Yanakeff believes he and Hildebrand will push each other to be improve and play at a high level every weekend.

"I think our goaltending is pretty strong. Obviously, the Minnesota series didn't go the way we wanted, but since then we've been a lot better,'' he said. "I thought Jake came in and played really well in this first starts. We know we're competing for the same job and it's a healthy situation.''

Hildebrand, who played in 43 games last year in Cedar Rapids, said the college game requires an adjustment because of the speed and skill of the players is at higher level and there's fewer games and more emphasis on practice than there was in juniors.

"I think I've played pretty well and the guys have helped me out a lot,'' he said. "When I got the first start (at LSSU), I remember after our team meeting, coach saying that `We were going to win this game.' It put a little pressure on me but pressure is good, too.

"I'm playing with confidence, I think I'm handling the puck pretty well and controlling rebounds. I try to make positioning a big part of my game. If you're in the right position, a lot of pucks will just hit you, so you don't always have to make acrobatic saves.

"At some point, every goalie has to make them because the players are so fast and skilled. But if you're position, it's easier to make the saves.''

Hildebrand grew up in the Pittsburgh area and started playing hockey at a young age. Over the last few years, Pittsburgh has become a hot-bed for college and junior goaltenders.

The list includes Parker Milner (Boston College), Kenny Reiter (Minnesota-Duluth), Rob Madore (Vermont), Bryce Merriam (Rensselaer), Matt Skoff (Penn State, and Hildebrand's teammate in Sioux City), Mike Houser (London, Ontario Hockey League), and John Gibson (Kitchener, Ontario Hockey League).

"We can thank Shane Clifford for that. He's a well-known goaltender coach from the Pittsburgh area,'' Hildebrand said. "I've been with him since I was seven years old. He's like a dad to me. Most everything I know about hockey, I learned from him.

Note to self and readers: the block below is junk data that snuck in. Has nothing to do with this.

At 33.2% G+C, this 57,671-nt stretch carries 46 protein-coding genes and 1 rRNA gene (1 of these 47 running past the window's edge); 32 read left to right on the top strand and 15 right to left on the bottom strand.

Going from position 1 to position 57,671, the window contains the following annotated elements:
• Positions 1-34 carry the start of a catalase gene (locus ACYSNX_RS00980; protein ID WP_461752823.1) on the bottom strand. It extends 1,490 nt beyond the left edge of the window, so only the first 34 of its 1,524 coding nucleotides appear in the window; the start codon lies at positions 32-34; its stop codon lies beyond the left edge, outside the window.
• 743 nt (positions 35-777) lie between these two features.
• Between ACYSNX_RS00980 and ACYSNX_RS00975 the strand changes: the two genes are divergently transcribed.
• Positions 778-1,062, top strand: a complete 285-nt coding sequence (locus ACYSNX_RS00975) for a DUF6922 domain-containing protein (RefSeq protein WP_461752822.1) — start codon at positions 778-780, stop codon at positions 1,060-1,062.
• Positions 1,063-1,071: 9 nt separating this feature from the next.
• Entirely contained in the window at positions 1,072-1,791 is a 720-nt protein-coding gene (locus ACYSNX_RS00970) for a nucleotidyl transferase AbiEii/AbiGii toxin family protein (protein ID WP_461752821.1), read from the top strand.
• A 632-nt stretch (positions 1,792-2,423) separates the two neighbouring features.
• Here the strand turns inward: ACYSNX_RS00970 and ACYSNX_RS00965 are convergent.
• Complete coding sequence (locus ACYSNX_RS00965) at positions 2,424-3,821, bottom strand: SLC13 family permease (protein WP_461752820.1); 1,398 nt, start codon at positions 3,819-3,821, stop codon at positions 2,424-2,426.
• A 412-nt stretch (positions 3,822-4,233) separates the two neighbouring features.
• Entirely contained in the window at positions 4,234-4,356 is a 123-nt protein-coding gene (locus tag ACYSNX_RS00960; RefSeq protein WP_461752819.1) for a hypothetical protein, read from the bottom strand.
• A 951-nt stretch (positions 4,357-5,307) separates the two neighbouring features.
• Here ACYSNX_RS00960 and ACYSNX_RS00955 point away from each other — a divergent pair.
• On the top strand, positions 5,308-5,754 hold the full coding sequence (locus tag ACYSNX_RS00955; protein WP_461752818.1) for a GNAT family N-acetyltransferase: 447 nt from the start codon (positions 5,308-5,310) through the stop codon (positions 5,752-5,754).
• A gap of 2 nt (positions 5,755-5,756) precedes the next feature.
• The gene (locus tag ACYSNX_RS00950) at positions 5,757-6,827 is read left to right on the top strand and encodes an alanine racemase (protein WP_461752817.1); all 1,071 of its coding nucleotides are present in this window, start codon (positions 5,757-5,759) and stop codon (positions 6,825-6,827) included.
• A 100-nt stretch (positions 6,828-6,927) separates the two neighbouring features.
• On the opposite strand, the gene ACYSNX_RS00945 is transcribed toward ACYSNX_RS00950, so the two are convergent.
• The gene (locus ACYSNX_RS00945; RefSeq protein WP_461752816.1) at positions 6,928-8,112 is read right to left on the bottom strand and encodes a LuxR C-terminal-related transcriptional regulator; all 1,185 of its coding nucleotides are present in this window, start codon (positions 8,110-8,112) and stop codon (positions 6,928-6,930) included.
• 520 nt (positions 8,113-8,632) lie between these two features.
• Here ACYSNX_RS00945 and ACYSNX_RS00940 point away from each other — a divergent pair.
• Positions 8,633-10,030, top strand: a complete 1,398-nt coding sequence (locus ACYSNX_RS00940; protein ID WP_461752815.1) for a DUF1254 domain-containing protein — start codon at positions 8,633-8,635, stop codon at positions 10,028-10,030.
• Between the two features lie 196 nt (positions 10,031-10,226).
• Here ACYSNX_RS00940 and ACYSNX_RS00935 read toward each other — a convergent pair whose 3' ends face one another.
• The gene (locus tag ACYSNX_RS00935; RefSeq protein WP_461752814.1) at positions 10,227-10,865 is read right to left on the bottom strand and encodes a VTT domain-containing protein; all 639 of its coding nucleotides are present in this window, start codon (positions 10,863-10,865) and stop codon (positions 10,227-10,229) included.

"If you're a young goaltender from Pittsburgh, you go to Shane Clifford.''

Hildebrand started to get recruited by MSU when he was in his second season in the USHL. He was contacted by former assistant coach Brian Renfrew. When Anastos and the new coaching staff took over, the Spartans were still interested

"In the summer of 2011, I got a call from Shane Clifford, who said (assistant coach) Kelly Miller just called him about setting up a campus visit,'' Hildebrand. "So in early July, I visited Michigan State and Shane came with me.''

Two days after the visit and getting a scholarship offer, Hildebrand made a verbal commitment.

"I loved the campus, Munn Arena, everything about the school,'' he said. "I had visited Quinnipiac (in Hamden, Conn.) and liked it, but I wanted a bigger school.

"When I saw the rink, the Smith (Academic) Center and where we work out (Duffy Daugherty Building), the choice was made. It was easy.''

RIVALRY NOTES: Coach Tom Anastos still remembers his first game as a Spartan player against Michigan. It was 4-3 loss on Nov. 20, 1981, in Ann Arbor. After that, Anastos' teams lost one more game to the Wolverines in his four seasons at MSU (1981-85). He was 15-2-1 as a player - 7-1 at Munn Arena, 7-1 at Yost Arena and 1-0-1 at Joe Louis Arena in Detroit. . . In one season as head coach, he's 1-3-1 against Michigan. Last season, the four games that didn't end in a tie were decided by one goal and two of MSU's losses came in overtime.

In the last five seasons of the MSU-Michigan rivalry, the Wolverines hold a 14-8-1 edge. In the previous five seasons (2003-2007), the Spartans were 9-8-1 against U-M. . . . MSU's seniors are 6-8-1 vs. Michigan, going 3-3 in 2010-11 and 2-2-1 in 2011-12. . . .

The Spartans' top scorer against Michigan is senior left wing Kevin Walrod, who has five assists in 11 games. MSU senior forward Chris Forfar and sophomore forward Matt Berry lead in goals with two apiece. The Wolverines' top scorer against MSU is senior Kevin Lynch, who has four goals and four assists for eight points in 15 games. Senior forward A.J. Treais has the most goals with six, also in 15 games. Treais is currently U-M's top scorer with seven goals and 10 points in seven games. . . . Michigan has four goalies on its roster and the two starters thus far this season are freshman - Steve Racine (3-1-1, 2.96 GAA, .885 save percentage) and Jared Rutledge (0-2, 4.52, .852).

MSU and Michigan have played more games than any other college hockey rivalry. The teams have met 289 times with the Wolverines holding a 145-125-19 edge, according to MSU records. But 41 of U-M's victories came between 1922 and 1957, with the Spartans winning only two games during that span.